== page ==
I hope I can actually run on all those roads…
You have to see what mom sent me – She’s the greatest
Loving the support from Japan. Thank you Philip and Rocketnews24
Aaron Porter is a man on a mission. Giving up drinking in 1998 and smoking two years later, he took up running. Before he knew it, his new hobby had become his life’s passion, and he began taking part in marathons, half-marathons and ultra-marathons, running thousands of miles in a single year. Running, Aaron notes, was his recovery.
Now, though, he wants to help others recover. With the goal of running the entire length of Japan, from Kyushu to Hokkaido, Aaron is aiming to raise as much money and awareness for tsunami relief as he can. To do this, however, he needs sponsorship. Which is where you come in.
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Oh my so much to do, so much to learn. I talked with one of my Japanese classmates and with that 15 minutes of chatting I learned that I need to learn a lot more.
A little insight I gleaned from our conversation is that if I make an effort to learn more of the language it will go a long way with connecting with the locals. That slight (language) familiarity will help stave off the “outsider/insider” component while traveling the countryside. Also, be nice. I shouldn’t have a problem with that last part. And I’ll have about six months to learn some of the language basics.
Also, bath houses are likely going to be a common stopping place for me. This will be an interesting new experience. It’s like a formal locker room for everyone.
Just what have I got myself into?
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I read a couple of trade articles about emotions in messaging. Ad Age claims “debate over” when comparing the effectiveness of “facts and rational arguments” over “soft sell.” Margaret Steen of the Stanford Graduate School of Business Magazine Online writes about an upcoming book, The Dragonfly Effect, that suggests tapping into emotions is required to effectively use social media. I find it particularly interesting that it was proven with facts and rational arguments that emotional messaging is more effective that fact-filled rational argument messaging. Maybe that’s just me.
Okay emotional messaging wins. But what emotion: happy-funny, sad, angry and whatever else? A quick google search of “top 10 emotional messages” offers sites that provide sad, romantic, sorrow and love SMS messages. Not a single result offered a happy or funny message. Sad.
Because if this whole theory of emotional contagion I keep seeing pop up has any legs to it, I think society overall would be well served if more of our messaging – through public relations, advertising and marketing – was of a happy-funny storytelling nature.
In a perfect world, all our products and services would be developed by considering the end user and what he or she needs and then makes that product or service fit those needs. The tricky part is to have, and do that, without spouting facts and figures about how my needs are fulfilled. Instead, share with me a little awesome story that makes me feel good. Then it doesn’t matter what your product or service is, I’ll associate it with a happy-funny emotion and act accordingly.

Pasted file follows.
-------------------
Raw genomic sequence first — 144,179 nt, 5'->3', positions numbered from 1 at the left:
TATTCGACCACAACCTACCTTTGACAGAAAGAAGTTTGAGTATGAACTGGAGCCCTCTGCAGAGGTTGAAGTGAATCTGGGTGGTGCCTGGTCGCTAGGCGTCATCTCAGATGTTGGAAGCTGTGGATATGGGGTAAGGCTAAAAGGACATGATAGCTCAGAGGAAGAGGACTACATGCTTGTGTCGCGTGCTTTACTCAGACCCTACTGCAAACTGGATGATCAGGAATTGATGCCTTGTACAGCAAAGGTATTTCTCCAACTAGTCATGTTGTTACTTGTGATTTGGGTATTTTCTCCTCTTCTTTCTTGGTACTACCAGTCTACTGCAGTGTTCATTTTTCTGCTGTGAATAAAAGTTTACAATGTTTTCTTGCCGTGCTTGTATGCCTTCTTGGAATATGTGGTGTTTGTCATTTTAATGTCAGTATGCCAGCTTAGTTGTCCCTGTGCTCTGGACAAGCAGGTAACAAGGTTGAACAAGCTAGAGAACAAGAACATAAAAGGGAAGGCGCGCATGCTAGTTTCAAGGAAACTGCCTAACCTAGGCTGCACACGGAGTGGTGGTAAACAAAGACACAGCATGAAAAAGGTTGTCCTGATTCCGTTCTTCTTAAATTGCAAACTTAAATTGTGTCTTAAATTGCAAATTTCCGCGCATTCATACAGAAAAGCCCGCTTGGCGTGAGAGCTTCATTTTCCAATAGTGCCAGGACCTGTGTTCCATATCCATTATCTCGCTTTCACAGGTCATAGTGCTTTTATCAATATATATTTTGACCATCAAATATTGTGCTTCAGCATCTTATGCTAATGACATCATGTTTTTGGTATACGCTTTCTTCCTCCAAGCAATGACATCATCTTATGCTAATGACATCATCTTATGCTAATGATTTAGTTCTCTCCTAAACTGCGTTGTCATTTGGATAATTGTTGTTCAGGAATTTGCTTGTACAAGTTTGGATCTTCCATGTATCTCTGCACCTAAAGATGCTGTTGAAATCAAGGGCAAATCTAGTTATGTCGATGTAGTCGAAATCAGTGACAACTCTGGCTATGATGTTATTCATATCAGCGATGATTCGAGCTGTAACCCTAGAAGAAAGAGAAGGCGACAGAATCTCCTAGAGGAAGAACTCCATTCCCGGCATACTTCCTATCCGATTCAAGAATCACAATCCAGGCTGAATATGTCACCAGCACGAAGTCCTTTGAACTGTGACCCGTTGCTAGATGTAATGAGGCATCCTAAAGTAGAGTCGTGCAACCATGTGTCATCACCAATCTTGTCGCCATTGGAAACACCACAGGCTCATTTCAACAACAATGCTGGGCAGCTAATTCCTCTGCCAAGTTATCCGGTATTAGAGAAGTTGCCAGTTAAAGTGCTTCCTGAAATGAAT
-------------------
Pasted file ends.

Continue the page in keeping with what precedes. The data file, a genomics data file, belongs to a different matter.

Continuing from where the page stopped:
The aforementioned articles contain the research numbers about successful campaigns that switched from “hard sell” to “soft sell”, but I don’t really need those.
I need a good emotional story.
A wonderful part of being in public relations is the creativity. It can also be very difficult. I was tasked with the exercise of creating an infographic, and I thought this would be a perfect task to include with my #RunJapan project.
The only problem: my creative mind has superseded my technical ability. With a looming deadline, and a grand idea, I put myself in a position of failure. It sure is a humbling experience. Here is an example infographic:
Every iteration of my RunJapan Infographic has gone completely sideways in a clicking frenzy of undo, redo, and “How the f$*k do I get it to do…” madness
So this post is going live now, but know this. I’m still working on the #RunJapan Infographic, and this very blog will be updated with it soon…. You’ll know.
As I was doing research for this blog I ran into the article: 10 Signs You’re Doing Too Much and had to immediately take a quick break and go for a run.
Now, time for Aaron’s Top 5 list of “signs you’re doing too much”
- You panic when you hear the term “spare time” and immediately double check your calendar
- Your last Google search term was “You’re Doing Too Much”
- You don’t quite understand the question “How are you doing?”, and instead answer with a list of what you are doing
- “Good enough for now” is repeated frequently
- Regular meals need to be in the calendar or they don’t happen
This is what if feels like:
And now back to you’re regularly scheduled life…
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